• 56% certain Obama spewed more malarkey than he usually does during the average debate.
    • 73% certain Romney's statements during the debates were less full of malarkey than they usually are.
    • 86% certain Romney spewed less malarkey than he usually does during the average debate.

    (Probabilities rounded to nearest percent.)

    vice presidential debate

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    • 70% certain Biden spewed less malarkey during the vice presidential debate than he usually does.
    • 86% certain Ryan spewed more malarkey during the vice presdiential debate than he usually does.

    (Probabilities rounded to nearest percent.)

    2012 opponent comparisons

    Simulated probability distributions of the difference in malarkey between the Republican candidate and the Democratic candidate during a debate, with 95% confidence interval labeled on either side of simulated mean comparison. Blue bars are when Democrats spew more malarkey, red when Republicans do. White bar at equal malarkey. (Rounded to nearest hundredth.)

    individual 2012 presidential debates

    Picture
    (Click for larger image.)
    • 60% certain Romney spewed more malarkey during the 1st debate than Obama.
    • 49% certain Romney spewed more malarkey during the 2nd debate than Obama.
    • 72% certain Romney spewed more malarkey during the 3rd debate than Obama.

    (Probabilities rounded to nearest percent.)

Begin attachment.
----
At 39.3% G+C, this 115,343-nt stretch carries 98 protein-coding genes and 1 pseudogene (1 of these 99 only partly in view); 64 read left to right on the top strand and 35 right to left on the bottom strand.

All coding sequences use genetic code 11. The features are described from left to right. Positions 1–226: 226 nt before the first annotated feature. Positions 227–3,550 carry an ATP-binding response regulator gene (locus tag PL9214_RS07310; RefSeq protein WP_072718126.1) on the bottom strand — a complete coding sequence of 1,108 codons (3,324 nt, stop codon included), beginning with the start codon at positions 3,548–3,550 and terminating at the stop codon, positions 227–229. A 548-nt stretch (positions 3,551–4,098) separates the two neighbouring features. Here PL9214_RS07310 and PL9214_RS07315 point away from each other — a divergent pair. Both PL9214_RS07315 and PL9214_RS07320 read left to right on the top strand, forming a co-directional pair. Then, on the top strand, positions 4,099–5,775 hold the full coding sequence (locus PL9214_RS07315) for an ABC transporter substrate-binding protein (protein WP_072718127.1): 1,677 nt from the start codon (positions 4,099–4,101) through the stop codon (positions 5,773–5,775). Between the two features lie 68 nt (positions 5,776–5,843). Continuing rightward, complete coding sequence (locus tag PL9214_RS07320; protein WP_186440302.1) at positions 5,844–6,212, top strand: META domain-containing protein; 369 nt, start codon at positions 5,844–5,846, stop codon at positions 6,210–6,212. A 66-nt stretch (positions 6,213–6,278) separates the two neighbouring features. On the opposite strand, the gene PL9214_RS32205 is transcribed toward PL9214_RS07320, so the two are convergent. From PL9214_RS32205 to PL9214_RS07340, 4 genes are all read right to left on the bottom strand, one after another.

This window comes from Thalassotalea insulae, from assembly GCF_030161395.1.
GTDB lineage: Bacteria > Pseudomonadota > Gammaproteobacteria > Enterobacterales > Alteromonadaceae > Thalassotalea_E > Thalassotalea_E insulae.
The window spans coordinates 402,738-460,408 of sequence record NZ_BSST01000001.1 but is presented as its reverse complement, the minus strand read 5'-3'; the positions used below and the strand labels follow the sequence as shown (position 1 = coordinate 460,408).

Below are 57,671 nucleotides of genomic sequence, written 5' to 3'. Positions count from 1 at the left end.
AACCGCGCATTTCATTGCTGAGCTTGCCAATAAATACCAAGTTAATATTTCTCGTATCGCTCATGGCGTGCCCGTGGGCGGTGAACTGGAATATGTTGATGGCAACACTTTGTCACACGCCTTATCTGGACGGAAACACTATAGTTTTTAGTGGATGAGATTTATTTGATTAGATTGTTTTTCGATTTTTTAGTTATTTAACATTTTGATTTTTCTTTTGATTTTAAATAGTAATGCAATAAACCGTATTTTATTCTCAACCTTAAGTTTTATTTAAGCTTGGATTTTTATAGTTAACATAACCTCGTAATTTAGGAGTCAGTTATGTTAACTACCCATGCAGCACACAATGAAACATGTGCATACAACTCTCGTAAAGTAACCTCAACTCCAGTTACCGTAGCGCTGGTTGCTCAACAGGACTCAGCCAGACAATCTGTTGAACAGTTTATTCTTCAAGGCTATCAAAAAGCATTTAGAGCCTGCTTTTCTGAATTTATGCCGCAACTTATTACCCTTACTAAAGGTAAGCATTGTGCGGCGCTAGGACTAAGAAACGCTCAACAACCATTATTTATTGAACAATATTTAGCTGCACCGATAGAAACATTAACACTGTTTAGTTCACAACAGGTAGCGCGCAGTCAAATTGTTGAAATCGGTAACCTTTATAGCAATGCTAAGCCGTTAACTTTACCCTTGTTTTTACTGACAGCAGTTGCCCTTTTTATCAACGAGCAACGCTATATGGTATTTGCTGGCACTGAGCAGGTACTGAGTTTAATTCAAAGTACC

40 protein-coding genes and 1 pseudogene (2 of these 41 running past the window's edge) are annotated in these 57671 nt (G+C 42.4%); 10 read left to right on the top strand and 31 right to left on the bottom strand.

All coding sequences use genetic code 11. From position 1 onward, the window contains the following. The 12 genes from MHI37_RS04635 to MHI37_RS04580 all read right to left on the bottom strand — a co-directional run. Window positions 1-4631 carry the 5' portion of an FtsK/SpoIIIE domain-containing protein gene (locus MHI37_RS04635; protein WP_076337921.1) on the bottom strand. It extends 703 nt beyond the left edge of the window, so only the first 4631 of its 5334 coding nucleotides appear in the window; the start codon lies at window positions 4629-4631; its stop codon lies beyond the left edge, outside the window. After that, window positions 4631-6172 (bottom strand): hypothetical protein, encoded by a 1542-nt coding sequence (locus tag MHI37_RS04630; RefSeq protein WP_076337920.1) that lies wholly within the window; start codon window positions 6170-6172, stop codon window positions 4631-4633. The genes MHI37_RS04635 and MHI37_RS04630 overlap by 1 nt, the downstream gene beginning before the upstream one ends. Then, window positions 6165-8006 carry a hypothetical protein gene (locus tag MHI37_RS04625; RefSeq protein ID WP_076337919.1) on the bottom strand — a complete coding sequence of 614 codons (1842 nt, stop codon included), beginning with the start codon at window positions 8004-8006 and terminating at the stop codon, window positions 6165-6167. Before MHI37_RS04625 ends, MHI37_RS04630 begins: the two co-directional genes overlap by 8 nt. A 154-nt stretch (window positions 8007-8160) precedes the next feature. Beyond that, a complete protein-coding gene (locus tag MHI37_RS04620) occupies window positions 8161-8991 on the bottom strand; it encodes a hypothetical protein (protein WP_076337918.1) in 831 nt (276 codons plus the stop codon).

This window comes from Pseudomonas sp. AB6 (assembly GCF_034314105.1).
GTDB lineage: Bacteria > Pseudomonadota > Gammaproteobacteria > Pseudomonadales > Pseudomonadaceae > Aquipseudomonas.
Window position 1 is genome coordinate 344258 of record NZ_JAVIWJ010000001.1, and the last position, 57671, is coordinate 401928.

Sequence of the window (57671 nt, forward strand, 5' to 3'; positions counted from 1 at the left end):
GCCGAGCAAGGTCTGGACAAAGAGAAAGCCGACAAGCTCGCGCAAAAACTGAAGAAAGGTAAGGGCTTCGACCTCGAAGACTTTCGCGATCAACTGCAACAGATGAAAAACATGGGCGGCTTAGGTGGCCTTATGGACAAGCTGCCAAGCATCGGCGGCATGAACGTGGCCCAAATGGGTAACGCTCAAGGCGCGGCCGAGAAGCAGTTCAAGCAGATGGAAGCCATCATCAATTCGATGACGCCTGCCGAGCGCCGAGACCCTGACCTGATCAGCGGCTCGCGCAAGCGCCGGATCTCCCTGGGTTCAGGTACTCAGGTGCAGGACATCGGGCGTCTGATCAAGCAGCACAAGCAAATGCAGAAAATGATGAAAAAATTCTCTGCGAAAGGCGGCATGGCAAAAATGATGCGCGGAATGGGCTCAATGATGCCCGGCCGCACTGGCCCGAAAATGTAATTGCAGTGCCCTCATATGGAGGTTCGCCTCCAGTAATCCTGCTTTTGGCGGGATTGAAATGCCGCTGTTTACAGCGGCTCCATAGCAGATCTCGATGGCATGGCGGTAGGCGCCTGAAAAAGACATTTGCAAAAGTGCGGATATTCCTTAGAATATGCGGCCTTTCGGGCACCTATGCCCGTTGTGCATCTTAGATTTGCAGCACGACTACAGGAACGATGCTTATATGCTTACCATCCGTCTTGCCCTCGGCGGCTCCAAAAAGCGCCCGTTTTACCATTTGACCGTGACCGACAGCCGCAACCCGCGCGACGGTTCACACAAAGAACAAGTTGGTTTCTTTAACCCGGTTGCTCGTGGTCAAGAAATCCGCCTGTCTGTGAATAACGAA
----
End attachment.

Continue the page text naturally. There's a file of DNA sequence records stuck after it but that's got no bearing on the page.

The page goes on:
aggregate 2012 presidential debate

    Picture
    (Click for larger image.)
    • 74% certain Romney's statements during the debates were more full of malarkey than Obama's.
    • 67% certain Romney was more full of malarkey than Obama during the average debate.

    (Probabilities rounded to nearest percent.)

    vice presidential debate

    • 92% certain Ryan spewed more malarkey than Biden during the vice presidential debate.

    (Probabilities rounded to nearest percent.)

    overall 2012 debate comparison

    Party comparison of 2012 presidential ticket members' collective and individual average malarkey scores during debates.
    • 88% certain that Republican ticket members' collective statements were more full of malarkey than Democratic ticket members'.
    • 86% certain that the average Republican candidate spewed more malarkey during the average debate than the average Democratic candidate.

    (Probabilities rounded to nearest percent.)

    observe & report

    Below are the observed malarkey scores and comparisons form the  malarkey scores of the 2012 presidential candidates.

    2012 prez candidates

    Truth-O-Meter only (observed)

    candidate malarkey
    Obama 44
    Biden 48
    Romney 55
    Ryan 58

    The Fact Checker only (observed)

    candidate malarkey
    Obama 53
    Biden 58
    Romney 60
    Ryan 47

    Averaged over fact checkers

    candidate malarkey
    Obama 48
    Biden 53
    Romney 58
    Ryan 52

    2012 Red prez vs. Blue prez

    Collated bullpucky

    ticket malarkey
    Obama/Biden 46
    Romney/Ryan 56

    Average bullpucky

    ticket malarkey
    Obama/Biden 48
    Romney/Ryan 58

    2012 prez debates

    1st presidential debate

    opponent malarkey
    Romney 61
    Obama 56

    2nd presidential debate (town hall)

    opponent malarkey
    Romney 31
    Obama 33

    3rd presidential debate

    opponent malarkey
    Romney 57
    Obama 46

    collated presidential debates

    opponent malarkey
    Romney 54
    Obama 46

    average presidential debate

    opponent malarkey
    Romney 61
    Obama 56

    vice presidential debate

    opponent malarkey
    Ryan 68
    Biden 44

    collated debates overall

    ticket malarkey
    Romney/Ryan 57
    Obama/Biden 46

    average debate overall

    ticket malarkey
    Romney/Ryan 61
    Obama/Biden 56

    the raw deal

    You've come this far. Why not just check out the raw data Maslark-O-Meter is using? I promise you: it is as riveting as a phone book.